A whole body transportable indirect calorimeter for human use in the tropics.

Details

Serval ID
serval:BIB_EC3DC01F386F
Type
Article: article from journal or magazin.
Collection
Publications
Institution
Title
A whole body transportable indirect calorimeter for human use in the tropics.
Journal
European Journal of Clinical Nutrition
Author(s)
Charbonnier A., Jones C.D., Schutz Y., Murgatroyd P.R., Whitehead R.G., Jéquier E., Spinnler G.
ISSN
0954-3007 (Print)
ISSN-L
0954-3007
Publication state
Published
Issued date
1990
Volume
44
Number
10
Pages
725-731
Language
english
Abstract
A transportable, whole body indirect calorimeter, designed for use in the tropics, is described. The calorimeter was built to study energy expenditure of people having chronically or acutely low levels of food intake, and it will help to determine energy adaptations made by individuals with restricted food intake. The calorimeter comprises two units: a 27 m3 ventilated chamber connected to an office housing control and monitoring equipment. The system also allows the experimenter to assess the rate of energy expenditure by means of a ventilated hood or a baby respiration chamber. The incoming air flow rate is variable and is typically set at approximately 30 l/min. Carbon dioxide production (VCO2) and oxygen consumption (VO2) are continuously monitored by means of differential gas analysers via a computerized data acquisition unit. Gas production/consumption rates are measured with a delay of 80 s, the complete response to step changes in VCO2 or VO2 consumption being calculated over 15 min using the rate of change terms in the gas exchange equations. The total electrical power required for the whole system is 12 kW. The calorimeter has been functioning for nearly 4 years in a rural village of The Gambia during which ambient temperatures have ranged from 16 to 44 degrees C and dewpoints from -8 to 24 degrees C. The performance and accuracy of the calorimeter were tested using 20 per cent CO2 in N2 infusion and butane burning. Agreement between the theoretical and the measured values was found to be 99 per cent for VO2 and 100 per cent for VCO2 with a precision for both gases of +/- 10 ml/min over a 1-h period.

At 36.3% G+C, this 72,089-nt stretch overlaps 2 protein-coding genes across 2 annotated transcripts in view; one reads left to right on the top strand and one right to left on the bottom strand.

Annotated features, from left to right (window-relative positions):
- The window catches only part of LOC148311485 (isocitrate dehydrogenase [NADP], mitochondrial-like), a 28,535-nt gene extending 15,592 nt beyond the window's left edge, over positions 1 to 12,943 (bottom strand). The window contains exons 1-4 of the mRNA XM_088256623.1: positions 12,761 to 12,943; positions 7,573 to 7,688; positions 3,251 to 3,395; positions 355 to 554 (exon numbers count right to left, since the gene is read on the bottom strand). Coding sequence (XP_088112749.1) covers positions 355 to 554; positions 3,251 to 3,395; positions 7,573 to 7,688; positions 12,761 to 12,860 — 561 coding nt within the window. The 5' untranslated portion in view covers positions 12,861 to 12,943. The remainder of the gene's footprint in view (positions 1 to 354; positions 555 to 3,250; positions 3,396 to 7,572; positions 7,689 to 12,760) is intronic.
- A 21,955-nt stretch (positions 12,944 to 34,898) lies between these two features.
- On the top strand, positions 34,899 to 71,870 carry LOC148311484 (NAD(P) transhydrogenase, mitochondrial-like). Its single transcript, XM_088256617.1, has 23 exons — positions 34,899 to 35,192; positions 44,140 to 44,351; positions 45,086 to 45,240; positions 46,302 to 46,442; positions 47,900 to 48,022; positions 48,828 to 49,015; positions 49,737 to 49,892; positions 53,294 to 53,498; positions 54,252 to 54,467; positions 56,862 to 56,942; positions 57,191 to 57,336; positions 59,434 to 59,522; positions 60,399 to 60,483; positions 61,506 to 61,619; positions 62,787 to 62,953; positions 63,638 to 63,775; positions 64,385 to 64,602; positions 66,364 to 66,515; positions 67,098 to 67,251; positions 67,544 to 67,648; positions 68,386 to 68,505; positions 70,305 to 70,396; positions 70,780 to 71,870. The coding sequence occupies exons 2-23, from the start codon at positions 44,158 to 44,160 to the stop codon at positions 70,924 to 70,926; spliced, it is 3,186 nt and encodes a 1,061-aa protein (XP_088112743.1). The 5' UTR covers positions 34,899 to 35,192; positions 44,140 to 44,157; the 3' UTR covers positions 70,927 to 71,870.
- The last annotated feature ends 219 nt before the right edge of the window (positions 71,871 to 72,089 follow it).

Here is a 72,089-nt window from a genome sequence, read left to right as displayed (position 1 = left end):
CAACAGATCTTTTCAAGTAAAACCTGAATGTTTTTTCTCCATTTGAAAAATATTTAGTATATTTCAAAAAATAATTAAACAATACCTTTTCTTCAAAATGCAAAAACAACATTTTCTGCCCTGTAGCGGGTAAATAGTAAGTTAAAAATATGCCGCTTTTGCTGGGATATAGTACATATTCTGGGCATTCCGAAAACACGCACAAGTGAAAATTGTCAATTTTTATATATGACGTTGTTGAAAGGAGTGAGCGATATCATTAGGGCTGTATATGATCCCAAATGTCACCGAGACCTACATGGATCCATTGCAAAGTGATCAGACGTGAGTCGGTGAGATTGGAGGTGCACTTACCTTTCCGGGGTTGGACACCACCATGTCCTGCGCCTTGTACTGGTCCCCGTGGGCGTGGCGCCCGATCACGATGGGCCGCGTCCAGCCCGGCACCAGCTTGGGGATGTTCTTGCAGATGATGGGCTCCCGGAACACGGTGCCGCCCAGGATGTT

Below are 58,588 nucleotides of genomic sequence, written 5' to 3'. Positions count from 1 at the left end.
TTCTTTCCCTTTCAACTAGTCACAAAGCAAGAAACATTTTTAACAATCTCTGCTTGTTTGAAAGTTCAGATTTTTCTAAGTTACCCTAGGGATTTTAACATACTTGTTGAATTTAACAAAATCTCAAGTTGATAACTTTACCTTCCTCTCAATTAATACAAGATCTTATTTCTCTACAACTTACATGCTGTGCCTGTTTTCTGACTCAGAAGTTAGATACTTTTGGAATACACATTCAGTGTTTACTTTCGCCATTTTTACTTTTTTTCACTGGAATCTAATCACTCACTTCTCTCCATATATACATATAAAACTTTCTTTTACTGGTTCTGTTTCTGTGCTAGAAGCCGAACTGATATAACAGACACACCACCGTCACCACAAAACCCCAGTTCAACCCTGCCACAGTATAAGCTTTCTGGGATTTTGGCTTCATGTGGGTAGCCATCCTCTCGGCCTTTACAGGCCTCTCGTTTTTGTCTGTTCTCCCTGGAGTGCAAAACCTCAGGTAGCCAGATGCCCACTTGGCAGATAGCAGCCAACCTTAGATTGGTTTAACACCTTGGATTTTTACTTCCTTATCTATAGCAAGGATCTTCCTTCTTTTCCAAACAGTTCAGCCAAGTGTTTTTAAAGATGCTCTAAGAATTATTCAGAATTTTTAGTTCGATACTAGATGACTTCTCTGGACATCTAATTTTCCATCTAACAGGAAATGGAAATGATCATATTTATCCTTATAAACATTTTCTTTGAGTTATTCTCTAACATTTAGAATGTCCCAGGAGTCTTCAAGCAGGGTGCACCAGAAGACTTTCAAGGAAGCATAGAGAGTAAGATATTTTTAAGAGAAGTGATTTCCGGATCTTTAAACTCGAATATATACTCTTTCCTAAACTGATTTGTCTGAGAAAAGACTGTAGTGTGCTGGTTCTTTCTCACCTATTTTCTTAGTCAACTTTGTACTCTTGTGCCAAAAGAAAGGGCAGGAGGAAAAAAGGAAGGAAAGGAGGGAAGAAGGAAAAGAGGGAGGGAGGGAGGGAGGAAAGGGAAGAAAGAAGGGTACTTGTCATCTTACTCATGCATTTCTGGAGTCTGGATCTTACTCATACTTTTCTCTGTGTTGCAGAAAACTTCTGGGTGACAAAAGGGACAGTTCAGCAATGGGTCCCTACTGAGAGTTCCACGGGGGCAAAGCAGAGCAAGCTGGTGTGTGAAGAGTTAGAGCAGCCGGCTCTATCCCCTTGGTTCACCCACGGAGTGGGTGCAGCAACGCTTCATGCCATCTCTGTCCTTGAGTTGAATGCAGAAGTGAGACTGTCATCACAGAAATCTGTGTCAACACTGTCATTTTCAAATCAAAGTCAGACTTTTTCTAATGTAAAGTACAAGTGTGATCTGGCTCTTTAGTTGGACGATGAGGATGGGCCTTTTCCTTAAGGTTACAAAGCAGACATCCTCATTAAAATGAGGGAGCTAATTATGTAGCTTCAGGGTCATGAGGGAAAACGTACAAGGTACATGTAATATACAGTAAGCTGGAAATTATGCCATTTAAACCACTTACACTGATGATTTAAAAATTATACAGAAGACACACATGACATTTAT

Keywords
Calorimetry, Indirect/instrumentation, Energy Intake, Energy Metabolism, Humans, Oxygen Consumption, Tropical Medicine/instrumentation, Tropical Medicine/methods
Pubmed
Web of science
Create date
21/01/2008 13:09
Last modification date
20/08/2019 16:14
Usage data